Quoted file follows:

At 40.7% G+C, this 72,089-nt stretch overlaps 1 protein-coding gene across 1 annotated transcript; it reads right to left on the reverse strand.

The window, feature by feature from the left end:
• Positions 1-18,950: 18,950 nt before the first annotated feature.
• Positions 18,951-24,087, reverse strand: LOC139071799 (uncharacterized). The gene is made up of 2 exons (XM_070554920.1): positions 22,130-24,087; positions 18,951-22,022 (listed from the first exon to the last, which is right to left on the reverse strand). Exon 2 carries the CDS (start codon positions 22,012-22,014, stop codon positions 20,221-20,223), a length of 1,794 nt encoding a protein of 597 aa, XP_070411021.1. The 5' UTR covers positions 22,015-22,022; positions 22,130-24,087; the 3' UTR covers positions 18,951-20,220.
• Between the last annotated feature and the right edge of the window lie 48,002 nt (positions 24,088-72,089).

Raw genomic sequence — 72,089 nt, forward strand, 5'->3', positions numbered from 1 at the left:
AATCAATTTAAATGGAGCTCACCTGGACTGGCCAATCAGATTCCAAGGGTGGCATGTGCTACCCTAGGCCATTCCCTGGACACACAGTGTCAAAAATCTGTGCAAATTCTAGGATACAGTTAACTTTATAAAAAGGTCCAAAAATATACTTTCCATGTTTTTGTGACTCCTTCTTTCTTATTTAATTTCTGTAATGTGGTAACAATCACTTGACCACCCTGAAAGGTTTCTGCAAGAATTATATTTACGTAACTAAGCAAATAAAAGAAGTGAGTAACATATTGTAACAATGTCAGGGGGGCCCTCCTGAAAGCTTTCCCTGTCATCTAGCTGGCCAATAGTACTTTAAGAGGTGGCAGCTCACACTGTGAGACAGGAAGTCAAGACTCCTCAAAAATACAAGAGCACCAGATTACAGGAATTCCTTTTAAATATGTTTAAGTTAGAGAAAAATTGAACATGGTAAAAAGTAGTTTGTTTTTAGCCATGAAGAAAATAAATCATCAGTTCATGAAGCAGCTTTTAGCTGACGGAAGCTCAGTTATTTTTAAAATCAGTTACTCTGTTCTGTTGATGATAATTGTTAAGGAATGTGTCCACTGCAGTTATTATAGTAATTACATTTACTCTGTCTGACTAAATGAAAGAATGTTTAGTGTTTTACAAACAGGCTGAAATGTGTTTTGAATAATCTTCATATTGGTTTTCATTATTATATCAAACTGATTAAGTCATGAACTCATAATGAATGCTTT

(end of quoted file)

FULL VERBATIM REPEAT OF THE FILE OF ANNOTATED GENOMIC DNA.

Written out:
At 40.7% G+C, this 72,089-nt stretch overlaps 1 protein-coding gene across 1 annotated transcript; it reads right to left on the reverse strand.

The window, feature by feature from the left end:
• Positions 1-18,950: 18,950 nt before the first annotated feature.
• Positions 18,951-24,087, reverse strand: LOC139071799 (uncharacterized). The gene is made up of 2 exons (XM_070554920.1): positions 22,130-24,087; positions 18,951-22,022 (listed from the first exon to the last, which is right to left on the reverse strand). Exon 2 carries the CDS (start codon positions 22,012-22,014, stop codon positions 20,221-20,223), a length of 1,794 nt encoding a protein of 597 aa, XP_070411021.1. The 5' UTR covers positions 22,015-22,022; positions 22,130-24,087; the 3' UTR covers positions 18,951-20,220.
• Between the last annotated feature and the right edge of the window lie 48,002 nt (positions 24,088-72,089).

Raw genomic sequence — 72,089 nt, forward strand, 5'->3', positions numbered from 1 at the left:
AATCAATTTAAATGGAGCTCACCTGGACTGGCCAATCAGATTCCAAGGGTGGCATGTGCTACCCTAGGCCATTCCCTGGACACACAGTGTCAAAAATCTGTGCAAATTCTAGGATACAGTTAACTTTATAAAAAGGTCCAAAAATATACTTTCCATGTTTTTGTGACTCCTTCTTTCTTATTTAATTTCTGTAATGTGGTAACAATCACTTGACCACCCTGAAAGGTTTCTGCAAGAATTATATTTACGTAACTAAGCAAATAAAAGAAGTGAGTAACATATTGTAACAATGTCAGGGGGGCCCTCCTGAAAGCTTTCCCTGTCATCTAGCTGGCCAATAGTACTTTAAGAGGTGGCAGCTCACACTGTGAGACAGGAAGTCAAGACTCCTCAAAAATACAAGAGCACCAGATTACAGGAATTCCTTTTAAATATGTTTAAGTTAGAGAAAAATTGAACATGGTAAAAAGTAGTTTGTTTTTAGCCATGAAGAAAATAAATCATCAGTTCATGAAGCAGCTTTTAGCTGACGGAAGCTCAGTTATTTTTAAAATCAGTTACTCTGTTCTGTTGATGATAATTGTTAAGGAATGTGTCCACTGCAGTTATTATAGTAATTACATTTACTCTGTCTGACTAAATGAAAGAATGTTTAGTGTTTTACAAACAGGCTGAAATGTGTTTTGAATAATCTTCATATTGGTTTTCATTATTATATCAAACTGATTAAGTCATGAACTCATAATGAATGCTTT